Unfriended is the most ingenuous ‘contained thriller’ to come along in some time. Sadly, it doesn’t work nearly as well as a horror film, relying on the same tired jump scares to punctuate its well-constructed suspense. Director Levan Gabriadze makes everything refreshingly barebones and tech-savvy for maximum realism. The timely nature of its subject matter, cyber-bullying, and its clever premise keep Unfriended entertaining, even if we don’t logoff completely satisfied.
One year ago, High School junior Laura Barns (Heather Sossaman) killed herself after an embarrassing YouTube video resulted in relentless hazing. Now, on the anniversary of her death, six of her friends are terrorized during a Skype chat by a malicious browser claiming to be Laura. If any of them logoff without Laura’s permission, they all die. It’s an elegant premise, but can it sustain our attention for 80 minutes?
The good news is that, yes, it can. The bad news is that, no, it isn’t scary.
Writer Nelson Greaves does a reasonably good job giving each of the cyber kids their own identity. Laura’s best friend Blaire (Shelley Hennig) remains the focus throughout Unfriended. She’s only mildly irritating and maintains her wits for the most part. She’s all dreamy-eyed over her beau, Mitch (Moses Jacob Storm). They plan to make her pesky virginity a thing of the past after the Senior Prom. Their relationship, particularly their playful chat to start the film, keeps us invested in their fate until the final climactic moments. Rounding out the cavalcade of victims are the computer wizard Ken (Jacob Wysocki), the hysterical girl, Val (Courtney Halverson), and the bitchy girl, Jess (Renee Olstead). Sure, they’re little more than archetypes for teen slasher movies, but that’s really all we need to make their suffering interesting.
What really propels Unfriended to the top of the horror class is the complete dedication that director Gabriadze has to his premise. There is no fat on this story; it’s lean to the bone. There are no melodramatic subplots or distracting asides; just a bunch of kids alone in their rooms. In other words, it’s a lot like reality! We experience everything in real time, right along with the characters. Never before has obsessing over when to push the ‘send’ button generated so much tension.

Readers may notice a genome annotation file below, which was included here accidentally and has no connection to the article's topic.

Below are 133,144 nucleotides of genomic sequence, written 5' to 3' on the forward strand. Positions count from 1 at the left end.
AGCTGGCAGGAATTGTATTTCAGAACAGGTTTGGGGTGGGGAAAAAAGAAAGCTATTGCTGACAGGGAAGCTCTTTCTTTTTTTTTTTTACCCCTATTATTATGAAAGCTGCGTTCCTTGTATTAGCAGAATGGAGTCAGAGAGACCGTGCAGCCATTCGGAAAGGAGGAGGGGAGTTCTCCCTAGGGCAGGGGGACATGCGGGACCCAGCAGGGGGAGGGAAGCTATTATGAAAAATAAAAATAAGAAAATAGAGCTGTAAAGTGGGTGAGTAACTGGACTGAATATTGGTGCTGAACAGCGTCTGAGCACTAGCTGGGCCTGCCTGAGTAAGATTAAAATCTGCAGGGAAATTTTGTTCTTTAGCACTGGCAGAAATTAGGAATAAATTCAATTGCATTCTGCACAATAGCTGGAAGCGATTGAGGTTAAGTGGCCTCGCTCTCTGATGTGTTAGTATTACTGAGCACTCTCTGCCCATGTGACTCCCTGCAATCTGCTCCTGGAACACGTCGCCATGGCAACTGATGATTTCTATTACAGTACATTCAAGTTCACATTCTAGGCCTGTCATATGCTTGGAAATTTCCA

Gabriadze expertly builds the suspense by hinging his story around a game of “Never have I ever…” Laura asks the incriminating questions and whoever answers in the affirmative must put down one finger on their hand. Whoever runs out of fingers first, loses. It’s one of many times when Unfriended takes something harmless—in this case, a drinking game—and turns it into something sinister or darkly comic. Pop up ads for sex chat lines, goofy forums about unexplained phenomena, and sappy love songs make this film crackle with satirical life, even if many viewers won’t appreciate it. This extra care and attention is what keeps Unfriended interesting long after it should have fizzled out.
Its timeliness, also, rings very true. At a time when Internet hazing and body-shaming is at an all-time high, Unfriended feels like a cautionary tale, much the same way Carrie did almost 40 years ago. In fact, Laura’s public humiliation stems from an impromptu gynecological mishap. Lost in their own digital haze, these teenagers are awakened to the repercussions of their callousness. There is no moralizing here, just a healthy reminder that you may feel invulnerable and anonymous behind your computer screen, but you’re always leaving a trail for someone to follow.
Despite their success at generating suspense, the filmmakers have no earthly idea how to pay scenes off. One great setup after another is squandered on a series of uninspiring jump scares. Given the methodical nature of the film, how it painstakingly creates its mood and atmosphere, it’s frustrating to have the default horror setting be dialed to ‘loud noises.’ Unfriended will make you nervous and uneasy, but it will never scare you.
Fans of suspense and contained thrillers will likely enjoy Unfriended’s claustrophobic atmosphere. True horror buffs, however, might find themselves giggling at the silliness. And it is gloriously silly in places, such as one girl’s desperate plea that her sexual infidelity was “just an accident!” Still, there is plenty of creepiness and dark humor to justify a trip to the theater. It won’t likely stem the tide of Internet hazing, but Unfriended at least tries to be about something while it’s entertaining us.